Cleaning and Repairing Flooded Basements Getting Out Water And Preventing Future Problems

Before you enter a flooded basement, take time to:

1) Turn off the electricity, preferably at the meter;
2) Check outside cellar walls for possible cave-ins, evidence of structural damage or other hazards;
3) Turn off gas or fuel service valves; and
4) Open doors and windows or use blowers to force fresh air into the basement.


For safety reasons, do not use an electric pump powered by your own electrical system. Instead, use a gas-powered pump or one connected to an outside line. Fire departments in some communities may help with pumping services.

More damage may be done by pumping flooded basements too soon or too quickly. Water in the basement helps brace the walls against the extra pressure of water-logged soil outside. If water is pumped out too soon, walls may be pushed in or floors pushed up. To help prevent this kind of structural damage:

  • Remove about a third of the water each day. Watch for signs of structural failing.
  • If the outside water level rises again after the day's pumping, start at the new water line.
  • Don't rush the pumping; the soil may be very slow to drain. Whatever is submerged in the basement will not be damaged further by delaying the pumping.

After water has been pumped from the basement, shovel out the mud and debris while it is still moist. Hose down walls to remove as much silt as possible before it dries. Floors and walls may need sanitizing, particularly if sewage has entered the basement. Scrub walls and floors with a disinfecting solution of 1 cup chlorine bleach per gallon of water.

Oil stains caused by overturned or damaged oil tanks also may be a problem following basement flooding. Commercial products, available from fuel-oil suppliers, will help neutralize fuel oil. The products come in powder form or an aerosol spray for hard-to-reach places. To remove oil stains and destroy odor: wipe up excess oil, shake or spray product on the spot according to manufacturer's directions, let it set, then sweep it up.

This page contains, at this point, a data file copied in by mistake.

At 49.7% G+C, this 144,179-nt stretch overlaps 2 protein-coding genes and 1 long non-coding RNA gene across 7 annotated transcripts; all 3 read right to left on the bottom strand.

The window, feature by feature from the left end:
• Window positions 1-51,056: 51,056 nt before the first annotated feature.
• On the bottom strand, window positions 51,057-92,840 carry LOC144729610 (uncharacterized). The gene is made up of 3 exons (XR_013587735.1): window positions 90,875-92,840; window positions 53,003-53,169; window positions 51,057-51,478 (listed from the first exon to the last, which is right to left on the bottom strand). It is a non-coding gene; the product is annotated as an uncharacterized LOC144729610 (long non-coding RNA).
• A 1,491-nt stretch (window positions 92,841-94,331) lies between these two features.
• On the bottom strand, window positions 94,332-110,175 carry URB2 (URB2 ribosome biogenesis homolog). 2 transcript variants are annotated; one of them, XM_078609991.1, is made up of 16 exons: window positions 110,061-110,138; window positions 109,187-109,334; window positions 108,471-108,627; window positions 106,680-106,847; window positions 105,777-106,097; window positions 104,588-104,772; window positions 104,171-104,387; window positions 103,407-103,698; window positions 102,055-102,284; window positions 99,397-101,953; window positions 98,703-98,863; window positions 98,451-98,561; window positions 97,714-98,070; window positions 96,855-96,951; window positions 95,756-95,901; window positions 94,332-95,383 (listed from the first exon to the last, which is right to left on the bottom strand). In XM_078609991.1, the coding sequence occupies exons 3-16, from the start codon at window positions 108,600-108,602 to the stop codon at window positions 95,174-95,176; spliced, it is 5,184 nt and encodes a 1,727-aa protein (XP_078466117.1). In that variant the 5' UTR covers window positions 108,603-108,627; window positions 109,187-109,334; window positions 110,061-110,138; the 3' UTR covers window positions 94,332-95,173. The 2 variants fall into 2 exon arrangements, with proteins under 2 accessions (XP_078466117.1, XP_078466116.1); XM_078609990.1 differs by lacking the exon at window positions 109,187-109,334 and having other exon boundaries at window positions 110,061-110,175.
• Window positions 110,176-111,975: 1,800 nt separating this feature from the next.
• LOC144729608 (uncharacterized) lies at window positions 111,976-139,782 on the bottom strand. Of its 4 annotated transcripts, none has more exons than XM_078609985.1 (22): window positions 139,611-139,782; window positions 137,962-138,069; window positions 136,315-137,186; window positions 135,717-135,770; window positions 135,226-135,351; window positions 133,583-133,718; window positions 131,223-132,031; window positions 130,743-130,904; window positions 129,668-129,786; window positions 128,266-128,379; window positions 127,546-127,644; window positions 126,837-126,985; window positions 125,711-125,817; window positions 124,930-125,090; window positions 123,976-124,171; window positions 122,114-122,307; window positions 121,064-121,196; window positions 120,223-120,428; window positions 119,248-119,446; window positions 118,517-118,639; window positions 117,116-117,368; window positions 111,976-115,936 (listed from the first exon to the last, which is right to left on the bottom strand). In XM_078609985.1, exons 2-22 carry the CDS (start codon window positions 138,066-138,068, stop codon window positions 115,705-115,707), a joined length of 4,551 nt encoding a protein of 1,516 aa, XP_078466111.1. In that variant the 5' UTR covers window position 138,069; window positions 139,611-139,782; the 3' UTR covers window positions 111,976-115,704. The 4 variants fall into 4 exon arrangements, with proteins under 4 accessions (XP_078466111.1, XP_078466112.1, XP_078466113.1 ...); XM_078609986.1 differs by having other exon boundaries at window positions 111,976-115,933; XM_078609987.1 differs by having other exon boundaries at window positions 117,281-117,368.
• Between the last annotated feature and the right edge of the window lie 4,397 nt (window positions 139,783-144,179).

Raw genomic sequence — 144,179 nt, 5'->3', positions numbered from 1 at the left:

Before beginning repairs, make a thorough inspection of supporting columns, beams, walls and floors. Unless you have structural expertise, hire a contractor to make a professional survey. (Consider joining with neighbors for a group-rate inspection.) Repairs may extend to the following:

  • Buckled walls. Signs of buckling include horizontal cracking and areas that have moved out of vertical alignment. When this condition is minor, you need not repair the wall immediately. However, any noticeably buckled wall will eventually collapse from normal ground pressures and seasonal temperature changes. When buckling has seriously weakened the wall, the damaged parts should be rebuilt immediately. Pilasters (vertical reinforcements) may need to be constructed into walls over 15 feet long.
  • Settled walls and footings are indicated by vertical cracks either in small areas or throughout the structure. Repairs are difficult without special equipment. Contact a reliable contractor for this work.
  • Heaved floors are those that have not returned to their original level or have cracked badly. The floor may have to be removed and a new floor constructed. If a floor is badly cracked, but has returned to its original level, a new floor may be placed over the old one. A vapor barrier should be added between the two floors. The new floor should be at least 2 inches thick. In houses without basements, the area below the floor may be completely filled with mud. Shovel out the mud as soon as possible to avoid rotting joists or foundation wood.

Additional resources:

Your county family living agent, your local emergency government office, the American Red Cross, the Federal Emergency Management Agency

Related publications:

"Repairing Your Flooded Home," the American Red Cross/Federal Emergency

Disclaimer and Reproduction Information: Information in NASD does not represent NIOSH policy. Information included in NASD appears by permission of the author and/or copyright holder. More